Big data has always been important in health care research. John Snow famously used epidemiological data to identify the source of the Soho Cholera outbreak in 1854. Aggregated case reports are used to classify disease and improve our collective understanding of illness so that we can treat it. I myself spent happy hours as an undergraduate researching original contemporary case reports of the ‘insane’ in the 17th century, printed alongside tables of numbers, symptoms and demographic data.
The UK government now wishes to use the 15 + years of highly detailed individual patient GP records for research, by any organisations that wish to use it.
Jeremy Hunt stated in an interview recently that GPs should use public trust to sell the benefits of the care.data programme.
I’ll not dwell on the irony of the current health secretary trying to use the trust in GPs he has consistently tried to erode, nor will I discuss the implications that government doesn’t have enough trust itself to trade for the public’s data!
How complex must it be for government – how can they reconcile individuals’ thoughts on privacy, support for medical research, and trust in the system storing and protecting the data?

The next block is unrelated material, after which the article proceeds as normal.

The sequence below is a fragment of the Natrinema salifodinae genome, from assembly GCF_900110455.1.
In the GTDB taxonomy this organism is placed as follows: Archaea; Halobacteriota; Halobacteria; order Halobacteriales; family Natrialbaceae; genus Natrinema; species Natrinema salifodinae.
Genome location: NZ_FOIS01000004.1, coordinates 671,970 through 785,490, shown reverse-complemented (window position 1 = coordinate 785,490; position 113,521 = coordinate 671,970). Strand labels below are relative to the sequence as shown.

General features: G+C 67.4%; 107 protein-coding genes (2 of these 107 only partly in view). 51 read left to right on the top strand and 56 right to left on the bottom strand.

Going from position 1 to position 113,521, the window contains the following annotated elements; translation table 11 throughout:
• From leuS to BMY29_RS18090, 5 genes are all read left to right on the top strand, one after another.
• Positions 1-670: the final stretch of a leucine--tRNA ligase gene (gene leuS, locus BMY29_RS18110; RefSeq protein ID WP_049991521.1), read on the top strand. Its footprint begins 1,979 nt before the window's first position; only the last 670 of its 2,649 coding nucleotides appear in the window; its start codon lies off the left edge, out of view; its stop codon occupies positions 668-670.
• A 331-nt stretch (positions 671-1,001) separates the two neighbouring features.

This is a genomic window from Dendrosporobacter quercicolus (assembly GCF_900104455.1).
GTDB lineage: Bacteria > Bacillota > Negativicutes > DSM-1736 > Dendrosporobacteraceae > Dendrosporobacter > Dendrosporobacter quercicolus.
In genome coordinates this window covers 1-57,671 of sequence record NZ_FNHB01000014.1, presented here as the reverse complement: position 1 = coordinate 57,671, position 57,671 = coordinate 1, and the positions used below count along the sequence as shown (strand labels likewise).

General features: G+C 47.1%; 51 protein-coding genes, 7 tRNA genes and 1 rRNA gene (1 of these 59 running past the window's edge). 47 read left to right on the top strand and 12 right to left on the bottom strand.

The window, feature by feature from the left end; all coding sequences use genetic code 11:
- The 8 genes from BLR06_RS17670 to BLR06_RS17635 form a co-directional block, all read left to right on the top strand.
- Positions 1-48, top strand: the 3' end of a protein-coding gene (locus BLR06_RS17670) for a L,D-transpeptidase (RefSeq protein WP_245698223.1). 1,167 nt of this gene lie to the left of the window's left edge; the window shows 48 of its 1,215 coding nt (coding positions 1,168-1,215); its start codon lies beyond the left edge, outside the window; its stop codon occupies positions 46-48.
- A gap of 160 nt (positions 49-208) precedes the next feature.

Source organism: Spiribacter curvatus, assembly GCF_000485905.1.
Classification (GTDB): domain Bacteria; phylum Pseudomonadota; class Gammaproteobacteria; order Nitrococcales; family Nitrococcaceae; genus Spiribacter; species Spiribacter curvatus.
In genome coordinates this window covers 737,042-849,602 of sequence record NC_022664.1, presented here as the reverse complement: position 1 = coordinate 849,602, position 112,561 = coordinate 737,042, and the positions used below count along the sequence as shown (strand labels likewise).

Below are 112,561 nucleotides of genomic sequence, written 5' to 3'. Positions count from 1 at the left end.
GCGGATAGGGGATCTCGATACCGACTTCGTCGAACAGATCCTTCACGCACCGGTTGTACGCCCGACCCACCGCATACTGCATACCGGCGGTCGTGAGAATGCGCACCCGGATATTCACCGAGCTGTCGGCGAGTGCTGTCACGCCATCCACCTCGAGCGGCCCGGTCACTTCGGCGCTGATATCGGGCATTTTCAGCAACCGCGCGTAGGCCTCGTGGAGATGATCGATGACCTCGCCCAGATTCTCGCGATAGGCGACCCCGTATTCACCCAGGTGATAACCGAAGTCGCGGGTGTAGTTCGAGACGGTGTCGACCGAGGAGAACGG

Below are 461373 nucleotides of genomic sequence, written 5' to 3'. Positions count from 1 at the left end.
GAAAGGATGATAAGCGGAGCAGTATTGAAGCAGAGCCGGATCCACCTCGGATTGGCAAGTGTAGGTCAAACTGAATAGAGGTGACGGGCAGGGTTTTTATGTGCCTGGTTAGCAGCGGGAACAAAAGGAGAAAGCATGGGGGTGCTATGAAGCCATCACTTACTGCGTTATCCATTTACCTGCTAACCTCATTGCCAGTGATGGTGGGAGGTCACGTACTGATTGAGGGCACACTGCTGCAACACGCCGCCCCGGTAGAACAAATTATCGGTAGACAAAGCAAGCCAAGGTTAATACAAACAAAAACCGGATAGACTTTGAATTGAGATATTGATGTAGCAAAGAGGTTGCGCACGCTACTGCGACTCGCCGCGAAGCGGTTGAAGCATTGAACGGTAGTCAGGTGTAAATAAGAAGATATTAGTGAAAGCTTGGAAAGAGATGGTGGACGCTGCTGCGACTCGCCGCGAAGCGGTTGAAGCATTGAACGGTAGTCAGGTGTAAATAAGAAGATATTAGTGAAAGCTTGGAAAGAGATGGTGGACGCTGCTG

Fortunately there is a market answer. Simply invite all those registered with a GP to submit a ‘lowest acceptable price’ for the use of their data over the next 3 years. Make the scheme opt-in rather than opt-out. The government then selects a price point that meets the number of patients they need and pays all qualifying patients this price.
It would even be possible to randomly select a cohort of patients who will be offered much higher prices for their date, to provide a control group for the possibility of the wealthier being less likely to part with their data at the chosen price.
This would be a true consensual trade, and would make both government and individuals aware of the true value of our personal data.